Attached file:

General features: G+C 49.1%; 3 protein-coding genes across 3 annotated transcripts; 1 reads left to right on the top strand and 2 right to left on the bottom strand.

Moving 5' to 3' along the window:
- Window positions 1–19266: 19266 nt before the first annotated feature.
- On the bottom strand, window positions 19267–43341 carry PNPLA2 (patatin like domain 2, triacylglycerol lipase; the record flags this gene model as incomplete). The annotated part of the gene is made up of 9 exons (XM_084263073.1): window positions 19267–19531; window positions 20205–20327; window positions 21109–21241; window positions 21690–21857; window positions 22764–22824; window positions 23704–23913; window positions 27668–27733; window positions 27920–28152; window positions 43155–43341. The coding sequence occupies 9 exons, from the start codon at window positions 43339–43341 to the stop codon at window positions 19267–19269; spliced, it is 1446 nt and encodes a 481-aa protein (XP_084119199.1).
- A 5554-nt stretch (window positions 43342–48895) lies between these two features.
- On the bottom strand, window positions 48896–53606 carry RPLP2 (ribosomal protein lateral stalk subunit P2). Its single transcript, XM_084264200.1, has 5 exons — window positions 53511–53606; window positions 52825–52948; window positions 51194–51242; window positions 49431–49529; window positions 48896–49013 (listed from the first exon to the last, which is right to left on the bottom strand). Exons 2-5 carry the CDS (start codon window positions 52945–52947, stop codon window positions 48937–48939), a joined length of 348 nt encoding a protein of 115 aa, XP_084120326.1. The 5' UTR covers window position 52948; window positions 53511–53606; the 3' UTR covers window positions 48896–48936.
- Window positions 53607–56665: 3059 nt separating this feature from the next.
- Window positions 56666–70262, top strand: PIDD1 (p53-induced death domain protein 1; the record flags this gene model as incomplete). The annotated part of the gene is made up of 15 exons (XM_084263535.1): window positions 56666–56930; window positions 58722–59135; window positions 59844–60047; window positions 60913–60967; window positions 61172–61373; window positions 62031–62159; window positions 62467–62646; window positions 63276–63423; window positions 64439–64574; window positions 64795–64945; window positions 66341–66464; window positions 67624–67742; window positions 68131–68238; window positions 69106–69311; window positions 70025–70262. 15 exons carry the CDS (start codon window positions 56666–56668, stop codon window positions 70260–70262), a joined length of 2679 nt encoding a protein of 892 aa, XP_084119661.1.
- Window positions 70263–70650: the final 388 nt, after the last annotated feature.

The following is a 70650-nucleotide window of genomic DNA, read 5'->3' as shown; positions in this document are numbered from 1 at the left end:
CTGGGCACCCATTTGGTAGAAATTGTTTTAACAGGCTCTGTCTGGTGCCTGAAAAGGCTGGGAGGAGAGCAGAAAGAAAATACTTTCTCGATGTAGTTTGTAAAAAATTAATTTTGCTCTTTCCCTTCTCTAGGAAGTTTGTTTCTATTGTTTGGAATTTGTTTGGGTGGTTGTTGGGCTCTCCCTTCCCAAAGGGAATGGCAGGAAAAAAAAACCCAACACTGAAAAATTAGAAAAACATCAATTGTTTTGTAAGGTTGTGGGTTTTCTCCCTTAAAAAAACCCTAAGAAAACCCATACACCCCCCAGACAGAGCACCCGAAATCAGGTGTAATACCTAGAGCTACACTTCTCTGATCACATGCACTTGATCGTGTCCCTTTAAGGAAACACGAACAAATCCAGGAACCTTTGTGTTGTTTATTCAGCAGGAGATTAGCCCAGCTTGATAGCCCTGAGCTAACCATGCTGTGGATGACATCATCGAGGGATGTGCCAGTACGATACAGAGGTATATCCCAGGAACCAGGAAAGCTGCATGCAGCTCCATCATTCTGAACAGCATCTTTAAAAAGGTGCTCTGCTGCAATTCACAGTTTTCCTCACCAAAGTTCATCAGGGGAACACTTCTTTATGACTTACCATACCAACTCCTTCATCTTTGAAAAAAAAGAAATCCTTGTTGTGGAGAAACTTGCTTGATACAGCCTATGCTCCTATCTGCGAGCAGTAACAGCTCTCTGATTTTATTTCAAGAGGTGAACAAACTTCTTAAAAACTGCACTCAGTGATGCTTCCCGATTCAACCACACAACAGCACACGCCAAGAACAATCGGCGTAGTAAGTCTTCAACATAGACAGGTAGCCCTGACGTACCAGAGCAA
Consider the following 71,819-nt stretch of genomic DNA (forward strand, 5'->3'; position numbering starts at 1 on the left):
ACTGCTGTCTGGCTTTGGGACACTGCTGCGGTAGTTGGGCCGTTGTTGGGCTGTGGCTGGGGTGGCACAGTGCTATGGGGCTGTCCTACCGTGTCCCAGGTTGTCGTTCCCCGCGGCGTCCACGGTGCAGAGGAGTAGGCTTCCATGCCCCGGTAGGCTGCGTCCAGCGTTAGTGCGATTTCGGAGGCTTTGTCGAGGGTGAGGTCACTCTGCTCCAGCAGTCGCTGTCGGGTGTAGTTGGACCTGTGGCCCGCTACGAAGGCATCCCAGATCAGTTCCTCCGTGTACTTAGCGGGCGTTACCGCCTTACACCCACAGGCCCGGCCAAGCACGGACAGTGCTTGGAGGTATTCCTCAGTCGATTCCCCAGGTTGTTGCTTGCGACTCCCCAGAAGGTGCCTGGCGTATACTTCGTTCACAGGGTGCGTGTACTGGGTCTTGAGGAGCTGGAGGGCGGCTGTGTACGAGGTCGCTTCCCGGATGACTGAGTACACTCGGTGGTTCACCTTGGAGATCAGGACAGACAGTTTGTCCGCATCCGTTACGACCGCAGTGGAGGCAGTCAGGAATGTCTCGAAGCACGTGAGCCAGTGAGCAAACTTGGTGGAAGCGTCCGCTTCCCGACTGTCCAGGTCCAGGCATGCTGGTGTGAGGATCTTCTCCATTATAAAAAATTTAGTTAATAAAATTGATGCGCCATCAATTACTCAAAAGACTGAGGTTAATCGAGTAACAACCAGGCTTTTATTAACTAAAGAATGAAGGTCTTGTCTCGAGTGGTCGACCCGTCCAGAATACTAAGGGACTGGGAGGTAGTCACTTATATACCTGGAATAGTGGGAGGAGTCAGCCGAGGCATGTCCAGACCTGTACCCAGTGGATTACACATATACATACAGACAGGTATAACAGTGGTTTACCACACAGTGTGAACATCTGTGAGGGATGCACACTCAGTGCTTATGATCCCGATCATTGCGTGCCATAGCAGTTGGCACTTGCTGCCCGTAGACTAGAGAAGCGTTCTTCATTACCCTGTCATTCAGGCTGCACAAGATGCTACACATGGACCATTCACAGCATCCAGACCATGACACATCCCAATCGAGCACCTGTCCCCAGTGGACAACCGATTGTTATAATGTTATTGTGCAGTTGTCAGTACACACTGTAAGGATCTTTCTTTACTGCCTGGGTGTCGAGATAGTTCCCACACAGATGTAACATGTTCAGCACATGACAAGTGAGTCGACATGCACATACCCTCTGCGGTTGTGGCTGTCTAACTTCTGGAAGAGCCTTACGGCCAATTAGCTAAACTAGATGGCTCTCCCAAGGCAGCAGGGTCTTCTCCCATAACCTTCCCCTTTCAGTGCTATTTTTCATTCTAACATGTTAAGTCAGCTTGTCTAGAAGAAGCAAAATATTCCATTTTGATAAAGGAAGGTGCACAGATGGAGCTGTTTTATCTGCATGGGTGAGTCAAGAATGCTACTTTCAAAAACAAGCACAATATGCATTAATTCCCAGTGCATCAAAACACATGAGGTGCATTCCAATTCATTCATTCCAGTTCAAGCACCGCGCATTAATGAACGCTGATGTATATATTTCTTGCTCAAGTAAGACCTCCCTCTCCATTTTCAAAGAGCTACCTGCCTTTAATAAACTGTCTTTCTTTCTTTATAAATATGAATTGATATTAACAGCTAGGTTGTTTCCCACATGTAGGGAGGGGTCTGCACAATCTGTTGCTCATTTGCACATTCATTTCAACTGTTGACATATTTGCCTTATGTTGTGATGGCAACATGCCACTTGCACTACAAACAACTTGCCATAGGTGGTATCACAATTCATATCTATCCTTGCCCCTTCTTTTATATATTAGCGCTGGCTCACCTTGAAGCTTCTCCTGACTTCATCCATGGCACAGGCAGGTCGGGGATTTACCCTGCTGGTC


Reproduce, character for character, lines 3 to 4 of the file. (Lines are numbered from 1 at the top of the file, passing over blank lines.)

- Window positions 1–19266: 19266 nt before the first annotated feature.
- On the bottom strand, window positions 19267–43341 carry PNPLA2 (patatin like domain 2, triacylglycerol lipase; the record flags this gene model as incomplete). The annotated part of the gene is made up of 9 exons (XM_084263073.1): window positions 19267–19531; window positions 20205–20327; window positions 21109–21241; window positions 21690–21857; window positions 22764–22824; window positions 23704–23913; window positions 27668–27733; window positions 27920–28152; window positions 43155–43341. The coding sequence occupies 9 exons, from the start codon at window positions 43339–43341 to the stop codon at window positions 19267–19269; spliced, it is 1446 nt and encodes a 481-aa protein (XP_084119199.1).